From the first creation of our world they took the liveliest interest in the earth (Job 38:7). When man fell by evil angels, with beautiful propriety it was ordered that other angels, holy and unfallen, should minister for God in His reparation of the evil caused to man by their fallen fellow spirits. They rescued at Jehovah's command righteous Lot from doomed Sodom, Jacob from his murderous brother (Genesis 19; 32). "Manna" is called "angels' food," "the grain of heaven"; not that angels eat it, but it came from above whence angels come, and through their ministry (Ps 78:25). When Elisha was in Dothan, surrounded by Syrian hosts, and his servant cried, "Alas! how shall we do?" the Lord opened his eyes to see the mount full of chariots and horses of fire round about (2Ki 6:15,17, compare Ps 94:7). By God's angel Daniel was saved in the lions' den (Da 6:22); compare Da 3:28 as to the fiery furnace.

Michael (whom some questionably identify with the Son of God) is represented as Israel's champion against Israel's (the literal and the spiritual) accuser, Satan (Da 12:1, compare Re 12:7-10). Daniel 10 unfolds the mysterious truth that there are angel princes in the spirit world, answering to the God-opposed leaders of kingdoms in the political world, the prince of Persia and the prince of Grecia standing in antagonism to Michael. In patriarchal times their ministry is more familiar, and less awful, than in after times. Compare Ge 24:7,40 (the angelic guidance of Abraham's servant in choosing a wife for Isaac, and encouraging Jacob in his loneliness at Bethel on first leaving home, Genesis 28) with Jg 6:21-22; 13:16,22. They appear, like the prophets and kings in subsequent times, in the character of God's ministers, carrying out God's purposes in relation to Israel and the pagan world powers (Zechariah 1; 2; 3; 4, etc.).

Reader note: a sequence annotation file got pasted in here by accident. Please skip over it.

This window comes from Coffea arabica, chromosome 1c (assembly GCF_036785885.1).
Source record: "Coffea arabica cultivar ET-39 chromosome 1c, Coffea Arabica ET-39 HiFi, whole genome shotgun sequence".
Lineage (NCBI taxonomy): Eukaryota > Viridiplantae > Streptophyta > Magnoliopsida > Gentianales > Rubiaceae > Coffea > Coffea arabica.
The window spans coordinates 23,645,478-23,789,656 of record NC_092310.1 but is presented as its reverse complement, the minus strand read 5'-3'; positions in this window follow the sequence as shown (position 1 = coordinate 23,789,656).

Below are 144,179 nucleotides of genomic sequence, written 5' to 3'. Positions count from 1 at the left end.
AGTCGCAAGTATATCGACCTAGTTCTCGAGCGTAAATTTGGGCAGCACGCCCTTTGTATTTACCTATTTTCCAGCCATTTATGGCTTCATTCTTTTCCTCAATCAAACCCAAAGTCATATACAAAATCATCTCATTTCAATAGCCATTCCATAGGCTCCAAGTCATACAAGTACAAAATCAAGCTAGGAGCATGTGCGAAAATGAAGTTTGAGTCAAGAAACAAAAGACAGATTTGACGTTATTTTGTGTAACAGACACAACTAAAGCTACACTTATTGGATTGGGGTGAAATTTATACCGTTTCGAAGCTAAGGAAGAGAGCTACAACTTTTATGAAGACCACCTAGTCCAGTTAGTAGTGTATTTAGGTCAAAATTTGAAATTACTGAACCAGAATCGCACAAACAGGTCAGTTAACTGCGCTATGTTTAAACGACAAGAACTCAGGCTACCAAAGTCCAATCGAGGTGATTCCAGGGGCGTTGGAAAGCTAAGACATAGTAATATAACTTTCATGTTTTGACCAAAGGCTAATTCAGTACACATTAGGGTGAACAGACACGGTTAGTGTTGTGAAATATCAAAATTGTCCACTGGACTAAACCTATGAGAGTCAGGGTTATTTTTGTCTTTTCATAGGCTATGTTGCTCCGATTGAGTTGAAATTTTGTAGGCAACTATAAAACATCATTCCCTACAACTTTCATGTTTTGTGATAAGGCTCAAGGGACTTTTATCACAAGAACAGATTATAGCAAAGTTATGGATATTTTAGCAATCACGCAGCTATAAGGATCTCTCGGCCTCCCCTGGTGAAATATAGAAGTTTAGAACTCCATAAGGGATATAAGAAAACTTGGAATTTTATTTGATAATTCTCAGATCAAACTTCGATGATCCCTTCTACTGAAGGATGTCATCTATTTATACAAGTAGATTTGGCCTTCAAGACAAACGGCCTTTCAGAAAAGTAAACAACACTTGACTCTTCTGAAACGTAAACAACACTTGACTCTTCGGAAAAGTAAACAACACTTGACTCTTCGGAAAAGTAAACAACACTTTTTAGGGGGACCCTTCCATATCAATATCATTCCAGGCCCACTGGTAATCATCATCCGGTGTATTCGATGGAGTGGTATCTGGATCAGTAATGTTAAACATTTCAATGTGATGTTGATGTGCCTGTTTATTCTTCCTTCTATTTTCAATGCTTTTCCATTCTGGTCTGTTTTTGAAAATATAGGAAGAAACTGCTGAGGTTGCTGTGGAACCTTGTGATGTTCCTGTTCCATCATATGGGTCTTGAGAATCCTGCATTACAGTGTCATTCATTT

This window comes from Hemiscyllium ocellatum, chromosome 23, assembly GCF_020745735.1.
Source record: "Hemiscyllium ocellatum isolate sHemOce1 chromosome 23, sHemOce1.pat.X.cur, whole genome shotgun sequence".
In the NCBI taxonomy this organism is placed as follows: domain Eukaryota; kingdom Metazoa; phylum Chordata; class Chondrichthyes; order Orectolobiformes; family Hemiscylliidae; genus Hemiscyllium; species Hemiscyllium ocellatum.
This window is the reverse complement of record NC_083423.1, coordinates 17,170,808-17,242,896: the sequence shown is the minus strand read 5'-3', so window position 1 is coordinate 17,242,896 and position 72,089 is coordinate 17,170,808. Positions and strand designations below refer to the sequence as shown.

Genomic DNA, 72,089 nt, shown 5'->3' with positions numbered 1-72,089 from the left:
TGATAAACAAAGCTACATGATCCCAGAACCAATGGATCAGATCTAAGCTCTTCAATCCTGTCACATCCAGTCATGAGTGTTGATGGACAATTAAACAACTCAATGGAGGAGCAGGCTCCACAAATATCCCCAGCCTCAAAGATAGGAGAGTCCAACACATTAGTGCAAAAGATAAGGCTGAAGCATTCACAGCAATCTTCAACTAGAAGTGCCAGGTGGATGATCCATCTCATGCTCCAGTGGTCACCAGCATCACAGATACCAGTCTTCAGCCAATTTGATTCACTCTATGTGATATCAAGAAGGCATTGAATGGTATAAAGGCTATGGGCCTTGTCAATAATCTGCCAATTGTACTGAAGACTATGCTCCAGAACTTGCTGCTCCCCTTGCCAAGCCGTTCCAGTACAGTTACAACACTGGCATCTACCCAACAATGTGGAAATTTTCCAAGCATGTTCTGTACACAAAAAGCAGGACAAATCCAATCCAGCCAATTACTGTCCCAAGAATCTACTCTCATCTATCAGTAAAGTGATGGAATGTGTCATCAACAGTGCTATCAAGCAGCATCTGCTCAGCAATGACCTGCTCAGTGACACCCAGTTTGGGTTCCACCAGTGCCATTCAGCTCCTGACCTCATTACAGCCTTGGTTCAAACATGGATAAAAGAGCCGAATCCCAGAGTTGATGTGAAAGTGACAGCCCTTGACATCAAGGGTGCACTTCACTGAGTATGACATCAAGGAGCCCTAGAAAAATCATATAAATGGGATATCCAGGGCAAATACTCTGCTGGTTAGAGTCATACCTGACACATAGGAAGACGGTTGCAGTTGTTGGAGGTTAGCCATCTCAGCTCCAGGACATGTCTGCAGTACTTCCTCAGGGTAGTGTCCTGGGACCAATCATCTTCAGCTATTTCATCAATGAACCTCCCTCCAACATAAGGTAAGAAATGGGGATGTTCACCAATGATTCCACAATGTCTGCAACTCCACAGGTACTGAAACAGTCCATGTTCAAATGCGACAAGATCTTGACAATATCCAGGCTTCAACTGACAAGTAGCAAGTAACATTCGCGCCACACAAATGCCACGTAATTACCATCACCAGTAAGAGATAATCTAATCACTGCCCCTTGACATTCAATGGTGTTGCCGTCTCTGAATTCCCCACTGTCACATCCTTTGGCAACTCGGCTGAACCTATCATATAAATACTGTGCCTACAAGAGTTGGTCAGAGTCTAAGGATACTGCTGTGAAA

When the Lord of angels became flesh, they ministered before and at His birth (Luke 1; 2; Mt 1:20), after the temptation (Mt 4:11), in the agony of Gethsemane (Lu 22:43), at His resurrection and ascension (Mt 28:2; Lu 24:4; Joh 20:12; Ac 1:10-11). Their previous and subsequent ministrations to men (Ac 5:19; 8:26; 10:3; 12:7, Peter's deliverance, Ac 27:23) all hinge on their intimate connection with and ministry to Him, redeemed man's divine Head (Ps 91:11; Mt 4:6), Hence they are the guardians of Christ's little ones, not thinking it beneath their dignity to minister to them (Mt 18:10); not attached singly to single individuals, but all or one ready at God's bidding to minister to each. (In Acts 12, the remark, "it is his Peter's angel," receives no countenance from Peter or the inspired writer of Acts, Luke; but is the uninspired guess of those in Mary's house.)